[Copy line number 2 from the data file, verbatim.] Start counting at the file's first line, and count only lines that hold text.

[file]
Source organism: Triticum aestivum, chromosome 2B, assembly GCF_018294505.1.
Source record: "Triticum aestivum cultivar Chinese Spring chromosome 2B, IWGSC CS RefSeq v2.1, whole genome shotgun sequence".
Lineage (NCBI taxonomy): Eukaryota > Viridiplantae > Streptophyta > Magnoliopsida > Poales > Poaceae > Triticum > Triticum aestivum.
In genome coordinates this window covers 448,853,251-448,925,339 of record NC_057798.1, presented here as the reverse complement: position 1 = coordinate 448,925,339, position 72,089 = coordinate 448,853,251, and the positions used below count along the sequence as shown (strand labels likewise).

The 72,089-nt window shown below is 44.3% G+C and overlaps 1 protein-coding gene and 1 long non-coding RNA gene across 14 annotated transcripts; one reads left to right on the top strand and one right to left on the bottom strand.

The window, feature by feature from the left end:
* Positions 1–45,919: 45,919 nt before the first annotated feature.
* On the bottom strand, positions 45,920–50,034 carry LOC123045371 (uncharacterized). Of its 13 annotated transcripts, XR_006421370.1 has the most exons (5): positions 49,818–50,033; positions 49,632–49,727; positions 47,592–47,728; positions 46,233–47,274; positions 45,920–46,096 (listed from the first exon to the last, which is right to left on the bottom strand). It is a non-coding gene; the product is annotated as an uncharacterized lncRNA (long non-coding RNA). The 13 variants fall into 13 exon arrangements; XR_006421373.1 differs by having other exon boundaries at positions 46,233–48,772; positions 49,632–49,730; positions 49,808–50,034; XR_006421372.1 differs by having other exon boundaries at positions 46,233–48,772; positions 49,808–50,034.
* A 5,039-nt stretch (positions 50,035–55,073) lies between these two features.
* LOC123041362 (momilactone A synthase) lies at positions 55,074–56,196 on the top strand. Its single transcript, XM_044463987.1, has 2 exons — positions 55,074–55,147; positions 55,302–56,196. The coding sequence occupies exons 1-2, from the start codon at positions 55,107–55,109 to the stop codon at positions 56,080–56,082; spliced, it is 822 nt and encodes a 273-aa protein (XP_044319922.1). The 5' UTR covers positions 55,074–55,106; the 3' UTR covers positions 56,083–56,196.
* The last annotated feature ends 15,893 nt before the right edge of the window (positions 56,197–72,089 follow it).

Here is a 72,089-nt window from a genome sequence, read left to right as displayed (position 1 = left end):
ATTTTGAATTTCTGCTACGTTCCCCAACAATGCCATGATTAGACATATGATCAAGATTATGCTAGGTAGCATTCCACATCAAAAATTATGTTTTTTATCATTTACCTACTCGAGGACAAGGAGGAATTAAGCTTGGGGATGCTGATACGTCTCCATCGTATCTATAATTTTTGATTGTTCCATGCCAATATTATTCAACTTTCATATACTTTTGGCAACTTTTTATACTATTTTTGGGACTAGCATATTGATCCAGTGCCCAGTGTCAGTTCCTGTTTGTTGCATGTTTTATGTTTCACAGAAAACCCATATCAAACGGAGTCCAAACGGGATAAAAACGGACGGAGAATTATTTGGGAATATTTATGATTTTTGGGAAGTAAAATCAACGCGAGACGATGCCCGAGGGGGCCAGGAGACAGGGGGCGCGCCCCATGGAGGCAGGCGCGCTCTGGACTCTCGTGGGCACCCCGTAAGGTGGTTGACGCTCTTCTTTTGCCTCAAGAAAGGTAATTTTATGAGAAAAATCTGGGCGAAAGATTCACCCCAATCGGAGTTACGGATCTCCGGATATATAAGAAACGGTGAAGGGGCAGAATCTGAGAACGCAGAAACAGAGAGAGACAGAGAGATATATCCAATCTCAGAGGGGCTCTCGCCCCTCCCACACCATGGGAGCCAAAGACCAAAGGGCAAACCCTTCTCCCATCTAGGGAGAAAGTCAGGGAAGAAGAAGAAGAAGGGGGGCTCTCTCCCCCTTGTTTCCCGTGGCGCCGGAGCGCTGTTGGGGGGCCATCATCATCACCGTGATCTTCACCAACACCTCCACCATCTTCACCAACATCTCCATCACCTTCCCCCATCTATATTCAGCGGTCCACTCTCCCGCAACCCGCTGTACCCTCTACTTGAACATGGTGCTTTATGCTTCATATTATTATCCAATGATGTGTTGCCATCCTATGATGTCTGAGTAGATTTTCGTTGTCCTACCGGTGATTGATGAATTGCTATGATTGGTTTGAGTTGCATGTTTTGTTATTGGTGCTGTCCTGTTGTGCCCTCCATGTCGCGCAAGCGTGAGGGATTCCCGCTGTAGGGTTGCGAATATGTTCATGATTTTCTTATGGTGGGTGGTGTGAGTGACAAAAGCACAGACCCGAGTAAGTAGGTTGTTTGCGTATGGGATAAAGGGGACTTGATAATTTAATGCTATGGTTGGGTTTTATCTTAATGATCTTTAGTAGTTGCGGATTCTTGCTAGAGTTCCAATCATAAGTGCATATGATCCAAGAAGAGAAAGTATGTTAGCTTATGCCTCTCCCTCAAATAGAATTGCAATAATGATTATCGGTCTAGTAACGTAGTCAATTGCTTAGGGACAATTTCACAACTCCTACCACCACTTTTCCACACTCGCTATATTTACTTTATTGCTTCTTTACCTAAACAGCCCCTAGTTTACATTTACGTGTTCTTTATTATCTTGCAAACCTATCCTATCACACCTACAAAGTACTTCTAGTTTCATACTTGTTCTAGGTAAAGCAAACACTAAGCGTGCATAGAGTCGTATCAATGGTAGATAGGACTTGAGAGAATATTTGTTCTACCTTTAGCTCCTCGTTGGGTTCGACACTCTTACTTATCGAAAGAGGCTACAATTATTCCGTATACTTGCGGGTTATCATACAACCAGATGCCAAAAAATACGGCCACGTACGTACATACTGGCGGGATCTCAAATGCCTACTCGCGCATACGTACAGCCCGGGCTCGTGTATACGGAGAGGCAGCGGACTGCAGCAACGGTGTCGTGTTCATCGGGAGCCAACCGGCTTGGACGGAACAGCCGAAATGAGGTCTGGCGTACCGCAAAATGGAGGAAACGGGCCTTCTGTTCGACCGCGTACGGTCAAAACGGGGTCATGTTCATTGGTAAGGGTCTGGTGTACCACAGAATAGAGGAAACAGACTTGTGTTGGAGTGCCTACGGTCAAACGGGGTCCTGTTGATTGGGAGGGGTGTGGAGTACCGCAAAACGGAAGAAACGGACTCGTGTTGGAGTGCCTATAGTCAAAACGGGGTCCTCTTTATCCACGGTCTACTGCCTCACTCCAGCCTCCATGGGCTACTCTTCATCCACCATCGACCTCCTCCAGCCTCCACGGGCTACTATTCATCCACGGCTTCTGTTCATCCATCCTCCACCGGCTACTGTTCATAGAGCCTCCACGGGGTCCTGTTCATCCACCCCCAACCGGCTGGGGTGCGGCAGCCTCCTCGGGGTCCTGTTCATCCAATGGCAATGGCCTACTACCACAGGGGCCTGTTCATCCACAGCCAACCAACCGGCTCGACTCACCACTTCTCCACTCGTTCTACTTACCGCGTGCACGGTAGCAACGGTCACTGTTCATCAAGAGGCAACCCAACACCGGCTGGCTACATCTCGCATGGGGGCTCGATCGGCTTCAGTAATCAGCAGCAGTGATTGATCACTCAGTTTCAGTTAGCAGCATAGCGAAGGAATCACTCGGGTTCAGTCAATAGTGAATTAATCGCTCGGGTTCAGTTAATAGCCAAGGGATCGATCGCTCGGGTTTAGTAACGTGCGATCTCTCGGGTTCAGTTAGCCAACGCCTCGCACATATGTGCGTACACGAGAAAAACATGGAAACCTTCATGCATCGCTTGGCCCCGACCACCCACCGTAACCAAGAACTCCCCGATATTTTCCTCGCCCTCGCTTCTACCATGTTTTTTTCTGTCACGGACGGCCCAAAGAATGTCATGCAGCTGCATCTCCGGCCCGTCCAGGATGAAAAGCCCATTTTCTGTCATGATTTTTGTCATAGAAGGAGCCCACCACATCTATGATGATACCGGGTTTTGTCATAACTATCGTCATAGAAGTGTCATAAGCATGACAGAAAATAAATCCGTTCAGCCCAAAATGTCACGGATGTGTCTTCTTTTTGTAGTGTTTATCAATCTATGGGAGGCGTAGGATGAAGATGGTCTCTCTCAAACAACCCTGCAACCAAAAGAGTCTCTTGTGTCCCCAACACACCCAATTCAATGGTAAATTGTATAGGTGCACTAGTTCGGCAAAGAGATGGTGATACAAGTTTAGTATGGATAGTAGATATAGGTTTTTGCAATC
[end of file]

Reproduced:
Source record: "Triticum aestivum cultivar Chinese Spring chromosome 2B, IWGSC CS RefSeq v2.1, whole genome shotgun sequence".